A prescription for jobs is the cure for worrisome economic times
October 7th, 2011 - 2:49pm
It was good news when the House of Commons unanimously passed a New Democrat motion this past week that took aim at another economic downturn. The document contained a number of measures intended to help Canada weather its second bout of recession in the last half-decade. It focused on job creation, pension protection, investment in enduring and essential infrastructure, as well as maintaining the full public sector contribution to the Canadian economy.
The New Democrat motion addressed the major economic problem facing Canadians - a slowing recovery and a weak jobs market. Only by fully recognizing the gravity of our situation, can we chart a course of action that focuses on the people hardest hit by these challenges - this motion does just that.
Much like in 2008, it will be up to the government to soften the blow for Canadians. To that end, stimulus spending, done equitably and well, is the best tool we have to ride out a recession. It has the ability to buoy localized economies and keeps money flowing throughout those communities.
There is also the case of need. It is well documented that critical infrastructure requires repair all over our country which gives us yet another reason to embark on government-led economic engineering. We simply cannot allow our country to crumble around us and the time to address that is upon us.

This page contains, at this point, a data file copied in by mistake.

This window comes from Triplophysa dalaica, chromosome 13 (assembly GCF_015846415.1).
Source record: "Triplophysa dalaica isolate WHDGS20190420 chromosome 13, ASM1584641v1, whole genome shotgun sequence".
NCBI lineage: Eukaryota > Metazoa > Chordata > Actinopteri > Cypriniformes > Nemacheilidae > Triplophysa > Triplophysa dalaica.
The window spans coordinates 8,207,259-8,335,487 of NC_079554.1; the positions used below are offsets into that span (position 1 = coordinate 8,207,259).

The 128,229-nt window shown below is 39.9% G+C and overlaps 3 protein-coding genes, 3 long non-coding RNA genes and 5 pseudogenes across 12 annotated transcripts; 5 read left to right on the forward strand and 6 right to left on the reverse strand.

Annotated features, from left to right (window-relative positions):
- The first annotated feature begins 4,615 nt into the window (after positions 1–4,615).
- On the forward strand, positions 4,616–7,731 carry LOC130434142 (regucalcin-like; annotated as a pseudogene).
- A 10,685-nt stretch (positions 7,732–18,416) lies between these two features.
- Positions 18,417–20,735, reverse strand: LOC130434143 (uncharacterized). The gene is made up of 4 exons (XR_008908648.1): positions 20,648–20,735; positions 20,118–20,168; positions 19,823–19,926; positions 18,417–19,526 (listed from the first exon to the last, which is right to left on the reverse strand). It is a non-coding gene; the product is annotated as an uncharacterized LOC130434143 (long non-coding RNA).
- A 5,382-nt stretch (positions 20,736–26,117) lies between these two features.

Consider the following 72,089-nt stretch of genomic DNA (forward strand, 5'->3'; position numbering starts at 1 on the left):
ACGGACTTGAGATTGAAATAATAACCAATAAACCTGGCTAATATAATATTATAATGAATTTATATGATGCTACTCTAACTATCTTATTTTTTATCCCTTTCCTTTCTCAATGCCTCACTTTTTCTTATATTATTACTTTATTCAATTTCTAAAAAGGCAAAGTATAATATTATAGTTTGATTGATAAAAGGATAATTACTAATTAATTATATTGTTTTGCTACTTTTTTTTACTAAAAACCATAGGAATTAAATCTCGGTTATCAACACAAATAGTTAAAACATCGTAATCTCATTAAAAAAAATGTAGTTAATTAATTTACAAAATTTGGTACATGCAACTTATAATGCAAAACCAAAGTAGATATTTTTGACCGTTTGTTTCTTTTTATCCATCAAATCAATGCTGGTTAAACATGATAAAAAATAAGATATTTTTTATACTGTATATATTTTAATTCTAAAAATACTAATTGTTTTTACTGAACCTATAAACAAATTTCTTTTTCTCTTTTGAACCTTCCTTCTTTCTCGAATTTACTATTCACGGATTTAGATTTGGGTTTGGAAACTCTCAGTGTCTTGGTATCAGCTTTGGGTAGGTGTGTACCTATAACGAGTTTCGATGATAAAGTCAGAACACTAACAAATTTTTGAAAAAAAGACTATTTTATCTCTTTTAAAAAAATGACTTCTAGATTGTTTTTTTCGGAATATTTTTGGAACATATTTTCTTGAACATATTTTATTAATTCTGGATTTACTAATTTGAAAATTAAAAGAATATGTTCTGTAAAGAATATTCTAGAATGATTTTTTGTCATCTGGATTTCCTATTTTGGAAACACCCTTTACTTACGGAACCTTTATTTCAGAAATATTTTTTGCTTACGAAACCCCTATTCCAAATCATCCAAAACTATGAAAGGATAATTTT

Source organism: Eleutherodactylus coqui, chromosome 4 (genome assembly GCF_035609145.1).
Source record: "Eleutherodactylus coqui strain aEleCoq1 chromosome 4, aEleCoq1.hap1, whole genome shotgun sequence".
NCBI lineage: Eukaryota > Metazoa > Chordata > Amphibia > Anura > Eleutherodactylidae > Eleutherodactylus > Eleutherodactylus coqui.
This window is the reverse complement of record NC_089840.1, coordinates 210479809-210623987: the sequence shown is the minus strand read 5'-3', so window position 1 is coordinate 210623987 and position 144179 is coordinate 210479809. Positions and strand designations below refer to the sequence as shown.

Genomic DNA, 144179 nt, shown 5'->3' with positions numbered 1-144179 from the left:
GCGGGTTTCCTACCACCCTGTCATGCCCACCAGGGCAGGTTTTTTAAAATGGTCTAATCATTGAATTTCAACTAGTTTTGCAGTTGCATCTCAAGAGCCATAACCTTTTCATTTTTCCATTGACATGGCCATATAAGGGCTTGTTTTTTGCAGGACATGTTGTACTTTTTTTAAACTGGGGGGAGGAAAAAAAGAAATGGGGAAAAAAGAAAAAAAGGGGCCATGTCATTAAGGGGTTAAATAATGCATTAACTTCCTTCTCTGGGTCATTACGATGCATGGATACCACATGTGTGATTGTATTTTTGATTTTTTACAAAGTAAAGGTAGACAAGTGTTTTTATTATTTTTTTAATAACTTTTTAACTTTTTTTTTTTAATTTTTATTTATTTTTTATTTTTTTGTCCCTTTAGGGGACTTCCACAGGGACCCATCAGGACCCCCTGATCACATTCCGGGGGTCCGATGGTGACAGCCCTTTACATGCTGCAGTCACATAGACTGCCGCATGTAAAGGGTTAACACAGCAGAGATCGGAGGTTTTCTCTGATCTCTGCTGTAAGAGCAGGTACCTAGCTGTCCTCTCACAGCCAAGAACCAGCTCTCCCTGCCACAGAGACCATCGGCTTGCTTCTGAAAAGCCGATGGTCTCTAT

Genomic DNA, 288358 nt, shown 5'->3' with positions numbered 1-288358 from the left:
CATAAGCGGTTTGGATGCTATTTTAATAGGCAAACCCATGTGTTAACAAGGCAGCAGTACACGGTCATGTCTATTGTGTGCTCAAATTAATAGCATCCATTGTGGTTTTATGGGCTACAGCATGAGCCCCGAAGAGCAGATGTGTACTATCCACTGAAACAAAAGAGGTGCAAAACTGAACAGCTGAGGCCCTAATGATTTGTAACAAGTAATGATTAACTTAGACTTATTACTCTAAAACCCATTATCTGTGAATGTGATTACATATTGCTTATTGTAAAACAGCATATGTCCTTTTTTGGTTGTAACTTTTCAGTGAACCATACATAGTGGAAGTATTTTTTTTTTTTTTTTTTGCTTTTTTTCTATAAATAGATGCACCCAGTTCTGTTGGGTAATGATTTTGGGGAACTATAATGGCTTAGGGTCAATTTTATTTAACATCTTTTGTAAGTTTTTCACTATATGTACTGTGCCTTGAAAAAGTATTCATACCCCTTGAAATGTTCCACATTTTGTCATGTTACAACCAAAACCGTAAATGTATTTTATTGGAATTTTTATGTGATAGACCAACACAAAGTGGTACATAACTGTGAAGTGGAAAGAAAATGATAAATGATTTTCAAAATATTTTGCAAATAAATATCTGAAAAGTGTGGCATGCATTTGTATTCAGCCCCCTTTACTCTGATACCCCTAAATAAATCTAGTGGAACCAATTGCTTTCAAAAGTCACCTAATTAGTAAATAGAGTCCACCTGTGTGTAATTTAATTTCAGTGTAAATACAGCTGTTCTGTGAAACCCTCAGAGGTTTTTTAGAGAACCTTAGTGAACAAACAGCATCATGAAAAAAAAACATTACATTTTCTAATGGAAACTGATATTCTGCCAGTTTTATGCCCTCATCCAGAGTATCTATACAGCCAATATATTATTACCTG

The government would do well to think of this as an opportunity to do something better. One of the biggest problems with the last round of stimulus spending was that it was done quickly to provide nice statistics ahead of last spring’s budget. Now, the government is at the very start of a four-year mandate and can be more patient. The benefits of doing this will be more wide-spread.
A longer program would allow more communities to participate. Small towns will have time to find the professionals needed to prepare applications. The expediency of shovel-ready can be replaced with the good sense of addressing immediate and important needs right across our country.
It remains to be seen if the government will breathe life into the motion they voted in full support of. It will require them to shift their economic priorities away from more corporate tax cuts. If we are all going to have to tighten our belts and be smarter with our money, there is no reason that profitable corporations shouldn't be happy to step back from the head of line and join us in the effort.